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Saving the Turtles

With little science to draw on, rescuers have had to learn fast

Soon after the Deepwater Horizon explosion, biologists saw that the oil spill would saturate important feeding and nesting areas for five species of turtles, including the critically endangered Kemp’s ridley. It was like setting off a bomb in turtle Grand Central. Because spills affecting large numbers of turtles are rare, the turtle rescuers who arrived on the scene did not have years of practice de-oiling on their side, like the bird rehabilitators. They were essentially starting from scratch.

Capturing the animals was the easiest part. Gulf turtles—Kemp’s ridleys, greens, loggerheads, leatherbacks, and hawksbills—spend the first few years of life hanging out near the lines of sargassum, a type of seaweed that is home to the crabs and other invertebrates the turtles eat. “The oil followed the same flow patterns that the sargassum did,” said Terry Norton, V86, just returned from a week caring for turtles at the Audubon Nature Institute’s aquatic center, outside New Orleans. Norton is founder and director of the Georgia Sea Turtle Center. “Normally when you look in there,” he said, “they are so fast it’s hard to catch them.” But in their oiled state, the turtles “were a lot slower and easier for rescuers to catch.”

More than four hundred fifty oiled turtles were found alive, and many were brought to the aquatic center for cleanup and care. But how to do it? The scientific literature offered only one small study, published in 1995, that tested five turtles that were exposed to weathered South Louisiana crude oil. It warned of peeling skin, salt gland malfunction, pneumonia, gastric ulceration, and organ failure. It also stated ominously that “the long-term biological effects of oil on sea turtles remain completely unknown.”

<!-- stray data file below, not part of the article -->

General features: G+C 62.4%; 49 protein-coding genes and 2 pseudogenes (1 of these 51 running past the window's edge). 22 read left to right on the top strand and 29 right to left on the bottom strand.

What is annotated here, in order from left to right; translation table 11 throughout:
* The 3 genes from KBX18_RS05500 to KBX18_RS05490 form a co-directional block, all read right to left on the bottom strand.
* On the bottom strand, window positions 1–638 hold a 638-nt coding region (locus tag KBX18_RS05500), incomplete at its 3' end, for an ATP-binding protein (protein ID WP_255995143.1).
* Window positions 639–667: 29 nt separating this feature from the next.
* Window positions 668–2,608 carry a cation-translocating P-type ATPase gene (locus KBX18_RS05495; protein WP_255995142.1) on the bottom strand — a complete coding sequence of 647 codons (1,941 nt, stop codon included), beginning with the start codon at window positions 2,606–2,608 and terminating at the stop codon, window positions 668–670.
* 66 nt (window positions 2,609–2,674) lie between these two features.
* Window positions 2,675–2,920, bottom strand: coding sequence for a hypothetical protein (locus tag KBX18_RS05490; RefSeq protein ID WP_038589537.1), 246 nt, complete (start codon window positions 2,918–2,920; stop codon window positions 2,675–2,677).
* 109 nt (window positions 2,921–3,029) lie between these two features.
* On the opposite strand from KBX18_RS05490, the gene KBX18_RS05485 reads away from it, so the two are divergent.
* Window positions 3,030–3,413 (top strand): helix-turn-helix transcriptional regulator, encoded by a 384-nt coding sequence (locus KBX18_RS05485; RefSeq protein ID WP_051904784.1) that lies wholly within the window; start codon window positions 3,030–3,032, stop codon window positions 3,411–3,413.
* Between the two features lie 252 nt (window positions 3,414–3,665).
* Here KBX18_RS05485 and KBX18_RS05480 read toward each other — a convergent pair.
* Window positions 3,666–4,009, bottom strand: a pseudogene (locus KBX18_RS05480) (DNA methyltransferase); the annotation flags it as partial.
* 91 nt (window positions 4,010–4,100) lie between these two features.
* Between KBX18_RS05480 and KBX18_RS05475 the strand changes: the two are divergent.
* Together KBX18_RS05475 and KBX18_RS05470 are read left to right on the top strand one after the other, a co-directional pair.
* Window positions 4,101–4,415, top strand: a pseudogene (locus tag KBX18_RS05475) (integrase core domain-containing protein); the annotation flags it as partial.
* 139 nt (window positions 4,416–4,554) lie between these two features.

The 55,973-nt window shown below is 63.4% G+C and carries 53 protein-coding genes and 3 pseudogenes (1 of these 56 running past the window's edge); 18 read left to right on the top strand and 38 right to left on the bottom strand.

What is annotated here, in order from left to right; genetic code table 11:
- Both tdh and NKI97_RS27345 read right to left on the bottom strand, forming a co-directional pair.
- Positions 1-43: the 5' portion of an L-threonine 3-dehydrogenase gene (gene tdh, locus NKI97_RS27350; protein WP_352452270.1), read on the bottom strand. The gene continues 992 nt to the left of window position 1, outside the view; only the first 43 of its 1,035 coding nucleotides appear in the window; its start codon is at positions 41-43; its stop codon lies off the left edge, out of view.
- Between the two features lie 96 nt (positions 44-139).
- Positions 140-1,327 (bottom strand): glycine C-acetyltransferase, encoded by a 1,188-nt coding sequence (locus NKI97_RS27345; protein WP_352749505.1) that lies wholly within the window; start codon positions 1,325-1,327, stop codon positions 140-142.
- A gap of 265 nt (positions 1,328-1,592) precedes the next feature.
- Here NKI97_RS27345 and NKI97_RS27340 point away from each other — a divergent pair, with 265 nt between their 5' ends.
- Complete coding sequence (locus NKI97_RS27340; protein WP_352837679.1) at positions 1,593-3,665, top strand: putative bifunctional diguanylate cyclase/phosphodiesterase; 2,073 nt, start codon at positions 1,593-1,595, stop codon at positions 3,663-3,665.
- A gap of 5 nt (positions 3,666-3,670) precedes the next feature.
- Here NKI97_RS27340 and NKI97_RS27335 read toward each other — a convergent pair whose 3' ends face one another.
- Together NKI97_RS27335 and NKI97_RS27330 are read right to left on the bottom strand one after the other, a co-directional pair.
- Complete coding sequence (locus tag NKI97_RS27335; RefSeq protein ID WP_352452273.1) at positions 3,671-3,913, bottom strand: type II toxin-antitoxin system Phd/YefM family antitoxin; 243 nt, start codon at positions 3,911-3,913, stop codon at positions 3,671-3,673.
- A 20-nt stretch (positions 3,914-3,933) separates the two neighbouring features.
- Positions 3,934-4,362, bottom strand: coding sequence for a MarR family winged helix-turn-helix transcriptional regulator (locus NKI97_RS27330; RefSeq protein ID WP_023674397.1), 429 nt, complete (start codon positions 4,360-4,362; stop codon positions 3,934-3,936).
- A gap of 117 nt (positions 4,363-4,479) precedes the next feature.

Improvisation reigned. The aquatic center had been designed to care for only a handful of turtles at a time, so it had to be retrofitted with new tubs and filtration systems. Kiddie pools made easily maneuvered wash basins. Plastic spatulas and credit cards helped pry open strong but delicate turtle jaws. And the blue fabric ribbons standing in for seaweed in the holding tanks were the same kind of strips you would find swaying in an automatic car wash.

But perhaps the most versatile tool was mayonnaise. It cleaned the oil out of the turtles’ eyes and mouths like cold cream removing greasy makeup. Later, when the turtles began regurgitating and inhaling the doses of activated charcoal that were supposed to bind the oil in their guts, the vets mixed mayo with cod liver oil—to thin it and provide extra nutrition—and tubed it down turtles’ throats. “We still have no idea if it’s working,” Cara Field, an Audubon veterinarian, said in August. But unlike the charcoal, “it doesn’t seem to have made them worse.”

In fact, of the hundred eighty-two oiled turtles they had taken in as of mid-August, only three had died—a wonder considering how fragile they are in captivity. “The capture, transport, and intake process is extremely stressful,” said Norton. One small hawksbill he treated weighed less than a pound. As they cleaned him, his heart rate dropped from thirty beats per minute to four, which is moribund even in turtle terms. It took emergency measures to save him.

For the moment, the veterinarians were relieved to find the disorders they had been warned about did not materialize, even though many of the turtles had clearly ingested oil. They were also pleased to have this nursery full of reptiles, which taught them a lot about juvenile turtles in general, including their body weights, their blood values, and the healthy and unhealthy things they eat in the wild. “We did find a lot of plastics in their feces,” Norton said.

For a lesson in resilience, they can turn to turtle number 108. The thick coating of oil he came in with may have been the least of his problems. Jagged holes on the top and bottom of his shell pointed to a run-in with a shark. One flipper had to be amputated early on. “He’s got some issues with his lung,” said Field, the Audubon vet. “And he still has broken bones that are healing.”

But the vets were optimistic that he would return to the wild. “They do OK missing one, sometimes two flippers,” Norton said. “They are pretty tough animals.” —J.F.

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